For some time, retailers have been including fucoxanthin (on its own) in their products, asserting its powerful anti-obesity effects. Unfortunately, there are no human-based studies to validate this—only animal ones (see here and here!). There’s another problem too; the problem of low bioavailability of these compounds in humans. This study (see Br J Nutr. 2008 Aug;100(2):273-7) concluded…
“… results indicated that the plasma response to dietary epoxyxanthophylls was very low in humans even after 1-week intake of epoxyxanthophyll-rich diets.”
Like fucoxanthin, pomegranate oil too has been studied for its role in weight loss; but its effects have also only been demonstrated in animals (see J Agric Food Chem. 2007 May 2;55(9):3741-8. Epub 2007 Mar 30, Nutrition. 2006 Jan;22(1):54-9. Epub 2005 Oct 12, Lipids Health Dis. 2004 Nov 9;3:24)
If there’s a silver lining here, it’s that there has been a clinical study performed on the Xanthigen formula. It found the combination of the two ingredients raised REE (Resting Energy Expenditure) and concluded…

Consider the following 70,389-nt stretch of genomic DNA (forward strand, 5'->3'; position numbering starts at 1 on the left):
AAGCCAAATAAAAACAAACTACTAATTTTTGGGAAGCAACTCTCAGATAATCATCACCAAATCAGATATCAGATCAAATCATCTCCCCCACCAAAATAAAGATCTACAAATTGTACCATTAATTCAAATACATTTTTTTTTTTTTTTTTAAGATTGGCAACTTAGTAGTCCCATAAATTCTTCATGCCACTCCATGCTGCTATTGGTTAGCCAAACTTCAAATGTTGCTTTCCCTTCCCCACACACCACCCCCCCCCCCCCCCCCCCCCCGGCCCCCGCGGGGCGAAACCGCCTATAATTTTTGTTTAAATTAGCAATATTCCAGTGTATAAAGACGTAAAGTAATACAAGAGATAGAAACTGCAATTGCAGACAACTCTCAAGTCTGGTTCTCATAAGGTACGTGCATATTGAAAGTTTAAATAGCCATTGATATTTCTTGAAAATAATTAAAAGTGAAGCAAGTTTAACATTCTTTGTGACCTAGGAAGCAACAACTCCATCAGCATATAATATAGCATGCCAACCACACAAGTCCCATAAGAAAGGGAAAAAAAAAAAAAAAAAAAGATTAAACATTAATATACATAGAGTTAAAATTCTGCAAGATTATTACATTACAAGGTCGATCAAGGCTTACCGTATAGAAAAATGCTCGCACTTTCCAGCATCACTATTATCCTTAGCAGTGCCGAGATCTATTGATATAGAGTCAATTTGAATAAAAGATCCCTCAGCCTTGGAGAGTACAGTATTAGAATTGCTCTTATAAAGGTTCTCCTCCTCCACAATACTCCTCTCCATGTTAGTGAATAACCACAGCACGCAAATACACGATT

“Xanthigen promoted weight loss, reduced body and liver fat content, and improved liver function tests in obese non-diabetic women.”
Of course, if you read through the study abstract, any hopes of thinking you’ve just discovered the magic pill will be quickly dispelled. This is not one. In fact, the most anyone lost on this study was just over 15 lbs. in a 4-month period. That’s less than 1 pound per week.
That’s not to say it’s not helpful; it is, just not dramatically so. And remember… you can lose 1 pound per week (and more) on your own—simply by incorporating a smart diet and exercise into your everyday regimen.